“My trees and shrubs need to be mulched again — already?”
As spring is kicking into high gear, have you heard yourself saying this?
Before you look at your graying mulch beds and decide to mulch again, perhaps you should rethink the whole issue. Let’s consider the function, appearance and types of mulch.
Functional value of mulch: From an arboricultural perspective, which is the practice and science of the cultivation, management and study of individual trees, shrubs, vines and other perennial woody plants; the functional value of mulch is its most important aspect. Properly installed mulch preserves soil moisture, reduces soil compaction, discourages competition, protects against temperature swings and protects against trunk damage. In northeast Pennsylvania, the best functional mulch available is sold in bulk as “natural brown mulch.” This is available by delivery or pick-up from any garden center. Natural brown mulch readily decomposes, has natural tannins [astringents] to prevent seed germination and, in time, “knits together” to reduce washouts. Because of the benefits of mulch, studies show that a tree properly mulched will grow faster than trees grown in a lawn or on bare soil.
Aesthetic function of mulch: For most homeowners, the aesthetic function is the most important aspect of mulch. Homeowners are interested in the color of their beds, which is why colored or dyed mulch is used. This type of mulch retains its color longer than “natural brown mulch.” However, dyed mulch has significant problems. First, it is made from “white wood,” which is often composed of shredded pallets, meaning it does not readily decompose. In fact, in order to decompose, “white wood” actually temporarily takes nitrogen away from plants. Studies have shown that trees grown in dyed mulch grow slower than trees not grown in dyed mulch. Dyed mulch also lacks the tannins found in natural mulch. Since it decomposes slowly, dyed mulch does not seem to “knit together” like natural mulch, making it susceptible to washouts. The most important problem with the aesthetic function of mulch is that since homeowners apply it for color, they often apply it too often. This not only costs money and time, but the buildup can be harmful to plants and buildings. As a general rule, mulch should not be closer than eight inches from wooden components of buildings and mulch should not touch the trunks of any plants.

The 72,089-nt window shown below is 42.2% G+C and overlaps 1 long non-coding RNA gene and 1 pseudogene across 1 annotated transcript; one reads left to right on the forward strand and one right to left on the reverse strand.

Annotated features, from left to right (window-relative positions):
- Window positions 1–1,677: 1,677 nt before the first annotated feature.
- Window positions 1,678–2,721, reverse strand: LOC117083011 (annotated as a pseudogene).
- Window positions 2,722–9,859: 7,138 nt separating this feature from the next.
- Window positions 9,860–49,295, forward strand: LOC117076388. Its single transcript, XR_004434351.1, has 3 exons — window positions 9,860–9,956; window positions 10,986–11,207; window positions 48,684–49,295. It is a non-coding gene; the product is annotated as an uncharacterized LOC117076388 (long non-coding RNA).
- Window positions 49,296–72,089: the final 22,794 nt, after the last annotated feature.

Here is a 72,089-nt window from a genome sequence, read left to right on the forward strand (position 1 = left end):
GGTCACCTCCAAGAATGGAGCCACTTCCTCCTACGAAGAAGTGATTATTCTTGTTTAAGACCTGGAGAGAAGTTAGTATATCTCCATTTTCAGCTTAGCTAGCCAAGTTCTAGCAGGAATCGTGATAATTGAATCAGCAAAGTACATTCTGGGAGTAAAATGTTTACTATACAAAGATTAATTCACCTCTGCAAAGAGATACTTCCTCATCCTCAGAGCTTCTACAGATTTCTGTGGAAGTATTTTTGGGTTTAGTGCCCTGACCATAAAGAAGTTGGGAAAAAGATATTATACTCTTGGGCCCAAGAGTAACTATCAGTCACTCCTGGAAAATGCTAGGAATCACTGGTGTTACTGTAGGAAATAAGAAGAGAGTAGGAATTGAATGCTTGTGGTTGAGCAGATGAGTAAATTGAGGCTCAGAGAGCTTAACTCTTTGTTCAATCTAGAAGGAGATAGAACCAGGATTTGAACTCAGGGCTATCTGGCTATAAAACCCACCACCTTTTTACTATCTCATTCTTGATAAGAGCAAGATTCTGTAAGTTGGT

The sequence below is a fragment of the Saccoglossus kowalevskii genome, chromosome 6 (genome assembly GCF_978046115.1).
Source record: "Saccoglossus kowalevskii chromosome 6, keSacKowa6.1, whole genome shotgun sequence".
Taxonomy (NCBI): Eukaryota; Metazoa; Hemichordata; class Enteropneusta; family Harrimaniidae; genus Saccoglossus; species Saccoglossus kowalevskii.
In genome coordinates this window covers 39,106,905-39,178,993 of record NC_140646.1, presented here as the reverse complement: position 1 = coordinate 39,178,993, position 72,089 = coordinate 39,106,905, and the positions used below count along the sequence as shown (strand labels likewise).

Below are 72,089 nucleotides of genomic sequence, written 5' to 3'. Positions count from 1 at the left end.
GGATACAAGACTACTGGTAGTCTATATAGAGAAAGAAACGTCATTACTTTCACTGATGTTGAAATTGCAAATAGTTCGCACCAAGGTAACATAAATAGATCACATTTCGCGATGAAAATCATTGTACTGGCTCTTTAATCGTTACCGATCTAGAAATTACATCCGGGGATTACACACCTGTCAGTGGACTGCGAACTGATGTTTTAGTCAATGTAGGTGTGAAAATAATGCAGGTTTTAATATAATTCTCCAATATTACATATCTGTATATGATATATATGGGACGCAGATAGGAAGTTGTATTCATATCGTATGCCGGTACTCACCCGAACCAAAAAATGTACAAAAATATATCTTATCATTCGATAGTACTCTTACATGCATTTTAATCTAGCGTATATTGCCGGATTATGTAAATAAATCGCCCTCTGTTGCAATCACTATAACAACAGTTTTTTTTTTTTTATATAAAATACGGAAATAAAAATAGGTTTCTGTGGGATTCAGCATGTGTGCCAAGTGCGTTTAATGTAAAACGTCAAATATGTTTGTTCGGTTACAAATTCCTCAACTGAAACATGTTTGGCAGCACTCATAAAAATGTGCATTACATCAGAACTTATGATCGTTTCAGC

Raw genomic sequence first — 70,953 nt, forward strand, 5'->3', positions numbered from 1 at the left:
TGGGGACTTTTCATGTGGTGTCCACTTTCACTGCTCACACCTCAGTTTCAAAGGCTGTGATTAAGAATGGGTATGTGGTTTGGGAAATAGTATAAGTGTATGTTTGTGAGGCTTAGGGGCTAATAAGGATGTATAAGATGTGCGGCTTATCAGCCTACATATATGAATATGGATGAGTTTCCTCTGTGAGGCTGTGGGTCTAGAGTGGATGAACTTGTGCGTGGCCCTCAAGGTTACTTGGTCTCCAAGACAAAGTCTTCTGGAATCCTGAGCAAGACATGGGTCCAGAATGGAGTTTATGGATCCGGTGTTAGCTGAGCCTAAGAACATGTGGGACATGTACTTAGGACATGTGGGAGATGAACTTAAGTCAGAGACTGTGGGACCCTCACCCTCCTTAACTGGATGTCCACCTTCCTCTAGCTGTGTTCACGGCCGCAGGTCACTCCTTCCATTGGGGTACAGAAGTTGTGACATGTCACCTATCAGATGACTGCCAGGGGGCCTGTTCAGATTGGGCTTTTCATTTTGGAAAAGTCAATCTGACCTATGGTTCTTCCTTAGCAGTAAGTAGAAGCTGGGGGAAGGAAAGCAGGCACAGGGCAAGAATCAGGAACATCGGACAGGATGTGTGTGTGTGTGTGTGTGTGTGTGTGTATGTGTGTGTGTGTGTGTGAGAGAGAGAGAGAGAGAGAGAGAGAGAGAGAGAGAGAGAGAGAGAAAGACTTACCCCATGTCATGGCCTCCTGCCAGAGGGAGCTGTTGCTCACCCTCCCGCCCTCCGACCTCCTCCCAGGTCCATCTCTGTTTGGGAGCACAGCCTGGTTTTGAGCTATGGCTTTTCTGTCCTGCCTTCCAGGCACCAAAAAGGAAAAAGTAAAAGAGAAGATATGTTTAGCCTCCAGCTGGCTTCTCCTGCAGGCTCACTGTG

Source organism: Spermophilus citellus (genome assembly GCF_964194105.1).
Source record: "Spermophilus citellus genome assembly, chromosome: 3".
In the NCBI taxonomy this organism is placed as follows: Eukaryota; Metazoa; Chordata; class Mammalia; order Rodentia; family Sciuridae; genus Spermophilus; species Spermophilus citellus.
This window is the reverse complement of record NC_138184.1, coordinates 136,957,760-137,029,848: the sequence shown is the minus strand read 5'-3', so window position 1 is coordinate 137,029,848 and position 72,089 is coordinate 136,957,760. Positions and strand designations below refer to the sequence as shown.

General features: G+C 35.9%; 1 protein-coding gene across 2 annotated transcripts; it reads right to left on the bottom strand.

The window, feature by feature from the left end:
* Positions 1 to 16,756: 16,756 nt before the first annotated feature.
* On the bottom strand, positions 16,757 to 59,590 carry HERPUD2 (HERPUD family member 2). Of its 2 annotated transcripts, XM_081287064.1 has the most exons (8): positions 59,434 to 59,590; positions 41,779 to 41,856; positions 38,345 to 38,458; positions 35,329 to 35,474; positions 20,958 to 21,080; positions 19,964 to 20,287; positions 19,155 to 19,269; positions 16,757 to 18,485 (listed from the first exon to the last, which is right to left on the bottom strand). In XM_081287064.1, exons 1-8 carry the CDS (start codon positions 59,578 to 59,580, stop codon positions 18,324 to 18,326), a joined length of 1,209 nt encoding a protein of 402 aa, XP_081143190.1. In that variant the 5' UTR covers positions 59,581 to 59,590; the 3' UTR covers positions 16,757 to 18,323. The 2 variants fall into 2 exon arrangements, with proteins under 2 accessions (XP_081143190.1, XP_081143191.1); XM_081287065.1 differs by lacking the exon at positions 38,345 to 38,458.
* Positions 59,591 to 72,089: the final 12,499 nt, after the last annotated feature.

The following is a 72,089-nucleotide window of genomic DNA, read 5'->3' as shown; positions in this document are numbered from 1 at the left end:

Alternatives to mulch: There are several alternatives to mulch that you can use but each has its own set of issues. For example, gravel is a poor alternative to mulch; although it retains its color, it is difficult to maintain and may leach harmful compounds into the soil, such as excess alkalinity. Grass clippings are an excellent mulch; although they begin looking ridiculous, in a short time they weather to a reddish-brown, and provide excellent function. Compost retains its color and adds nutrients to the soil. However, it may lack the water retention and weed prevention character of other mulches. Groundcovers such as pachysandra provide an excellent alternative to mulch.
So, perhaps this year, you might want to think about maintaining instead of adding to your mulch.
Joshua Arp is an ISA certified Municipal Specialist, a Clarks Summit Tree Commissioner and an operator of a landscape maintenance business. He can be reached at email@example.com.